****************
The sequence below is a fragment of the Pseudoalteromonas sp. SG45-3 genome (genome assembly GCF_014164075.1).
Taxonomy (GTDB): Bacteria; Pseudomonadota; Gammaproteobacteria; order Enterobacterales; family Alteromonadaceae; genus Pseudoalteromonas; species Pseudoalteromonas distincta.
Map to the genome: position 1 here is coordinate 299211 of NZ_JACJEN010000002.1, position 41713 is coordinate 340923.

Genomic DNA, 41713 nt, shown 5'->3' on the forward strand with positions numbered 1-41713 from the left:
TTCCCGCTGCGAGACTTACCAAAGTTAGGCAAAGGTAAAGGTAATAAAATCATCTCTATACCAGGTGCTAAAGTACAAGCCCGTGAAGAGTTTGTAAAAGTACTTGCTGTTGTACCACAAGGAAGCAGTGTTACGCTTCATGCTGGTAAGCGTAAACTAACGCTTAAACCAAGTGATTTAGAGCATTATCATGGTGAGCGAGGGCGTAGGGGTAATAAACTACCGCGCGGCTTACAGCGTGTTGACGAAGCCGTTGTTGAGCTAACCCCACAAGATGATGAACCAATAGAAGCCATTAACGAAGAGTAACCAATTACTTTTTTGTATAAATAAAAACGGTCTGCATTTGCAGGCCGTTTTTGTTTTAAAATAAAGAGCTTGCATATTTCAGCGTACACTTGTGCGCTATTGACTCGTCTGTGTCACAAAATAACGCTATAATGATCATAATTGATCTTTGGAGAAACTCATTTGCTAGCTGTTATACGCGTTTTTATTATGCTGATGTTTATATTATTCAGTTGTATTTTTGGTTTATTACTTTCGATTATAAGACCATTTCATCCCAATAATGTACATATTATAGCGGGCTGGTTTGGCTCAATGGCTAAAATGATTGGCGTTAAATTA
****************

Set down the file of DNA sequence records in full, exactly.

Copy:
The sequence below is a fragment of the Pseudoalteromonas sp. SG45-3 genome (genome assembly GCF_014164075.1).
Taxonomy (GTDB): Bacteria; Pseudomonadota; Gammaproteobacteria; order Enterobacterales; family Alteromonadaceae; genus Pseudoalteromonas; species Pseudoalteromonas distincta.
Map to the genome: position 1 here is coordinate 299211 of NZ_JACJEN010000002.1, position 41713 is coordinate 340923.

Genomic DNA, 41713 nt, shown 5'->3' on the forward strand with positions numbered 1-41713 from the left:
TTCCCGCTGCGAGACTTACCAAAGTTAGGCAAAGGTAAAGGTAATAAAATCATCTCTATACCAGGTGCTAAAGTACAAGCCCGTGAAGAGTTTGTAAAAGTACTTGCTGTTGTACCACAAGGAAGCAGTGTTACGCTTCATGCTGGTAAGCGTAAACTAACGCTTAAACCAAGTGATTTAGAGCATTATCATGGTGAGCGAGGGCGTAGGGGTAATAAACTACCGCGCGGCTTACAGCGTGTTGACGAAGCCGTTGTTGAGCTAACCCCACAAGATGATGAACCAATAGAAGCCATTAACGAAGAGTAACCAATTACTTTTTTGTATAAATAAAAACGGTCTGCATTTGCAGGCCGTTTTTGTTTTAAAATAAAGAGCTTGCATATTTCAGCGTACACTTGTGCGCTATTGACTCGTCTGTGTCACAAAATAACGCTATAATGATCATAATTGATCTTTGGAGAAACTCATTTGCTAGCTGTTATACGCGTTTTTATTATGCTGATGTTTATATTATTCAGTTGTATTTTTGGTTTATTACTTTCGATTATAAGACCATTTCATCCCAATAATGTACATATTATAGCGGGCTGGTTTGGCTCAATGGCTAAAATGATTGGCGTTAAATTA